Mother’s Day is May 12 and as part of the celebration, The Herald Independent is publishing some of our readers’ fondest childhood memories of their mothers.
“Let’s rock and roll”
“Mother’s Day is a good holiday for me. I take that special day that society has set aside and reflect on all the fondest memories from my childhood, like the one from my third grade year. My mom sent me to school looking like a rainbow! I had on green shoes, orange socks, a red shirt and blue pants. Let’s not forget the colorful rain ”bows” in my hair. I am still laughing at that today. She has always sent me to school clean, even if that meant being colorful. Then there was the time in sixth grade when I got a spanking at school and she was trying to be mean but couldn’t. She said this is going to hurt me more than it hurts you. My mother always has a sense of humor and she has taught me many things that have helped me in life. The last fondest memory of her was when I was in labor. My mother told me to “quit crying like a baby” and “let’s rock and roll!” I wish my mother, and all mothers, a Happy Mother’s Day.”
Barbara Hill, daughter of Betty Ashford of Winnsboro
“Best in the world”
“Everyone always says my mom is the best mom in the world. But please, let me ask you. Did your mom do this? Would your mom sit out in her truck and sew while you fished in a nine inch pool of water all along with her knowing you never had a chance to catch anything? Would she go to countless baseball games and cheer the loudest for you and even tell some rude parents who had no class, to sit down and shut up if they didn’t have anything nice to say? Would she throw baseball with you until you threw too hard and broke her foot? Or would she take you an hour and a half away for a little league baseball game even though you were in summer school because of your own laziness of not doing your schoolwork throughout the year? Any mom can buy their kids happiness but mine gave me two things money can’t buy—unconditional love and her TIME!! Now you tell me that isn’t the greatest Mom in the world. I love you, Gloria Hutson.”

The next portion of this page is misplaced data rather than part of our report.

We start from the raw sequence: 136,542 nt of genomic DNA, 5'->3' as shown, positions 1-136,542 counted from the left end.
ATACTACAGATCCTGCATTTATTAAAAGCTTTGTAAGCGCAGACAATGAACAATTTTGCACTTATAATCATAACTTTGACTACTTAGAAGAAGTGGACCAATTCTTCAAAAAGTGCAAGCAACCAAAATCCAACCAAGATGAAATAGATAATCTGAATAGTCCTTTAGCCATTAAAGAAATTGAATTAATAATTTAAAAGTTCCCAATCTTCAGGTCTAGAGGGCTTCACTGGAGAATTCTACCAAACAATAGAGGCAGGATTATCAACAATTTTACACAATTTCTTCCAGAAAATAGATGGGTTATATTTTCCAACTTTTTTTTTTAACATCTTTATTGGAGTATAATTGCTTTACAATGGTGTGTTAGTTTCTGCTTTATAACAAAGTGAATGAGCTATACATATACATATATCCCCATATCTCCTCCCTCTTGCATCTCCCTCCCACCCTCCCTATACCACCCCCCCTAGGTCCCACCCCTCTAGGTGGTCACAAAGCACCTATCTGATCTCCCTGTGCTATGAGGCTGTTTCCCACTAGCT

George Hutson, Winnsboro
“A mother’s love transcends all obstacles”
“My mother died on Dec. 4, 2007, at 87 at our family home in Winnsboro after a long battle with frailties of body and manic depression. During her late middle years, the illness proved difficult to diagnose, but several breaks with reality in the 1980s confirmed the diagnosis. Mother struggled to accept it and after several hospitalizations for refusal to take medications, we encouraged my father to seek institutionalization for her. She had become irascible and hallucinatory, sometimes overly demanding of her caretakers. He instead hired rotating shifts of nursing professionals to care for her at home. No doubt this came from her own mother’s rapid decline in health once she had been placed in a nursing home late in her life.
Mama’s condition was fraught with physical and emotional strain and my father valiantly cared for her. She was the queen of the living room area where she sat all day long in a recliner watching the coming and going of all, often demanding everyone stop and listen to her instructions. Complications from osteoporosis and stroke-like symptoms of unconsciousness in the fall of 2007 sent her to our local hospital for diagnosis and treatment several times. The final time appeared to be the beginning of the end, as she was unresponsive, and the medical staff consulted with us about signing off on further medical interventions to keep her alive. We could not help but wonder her mind perceived conversations going on around her. As my father and siblings were preparing to go home from the hospital for the night, we presumed Mama would not make it out of this coma and were resigned that this was the end. As we were putting on our jackets to leave, my brother leaned over and kissed my mother telling her that we all loved her. We then heard my mother’s faltering voice whisper, “I love you!”
She was back and wanted to go home. Her determination not to die in an institution, as her mother had, was strong and her desire to be with her family overcome her coma. She came home that next day and lived several more weeks before dying bed near my sleeping father. She would have it no other way.”
Pelham Lyles, Blair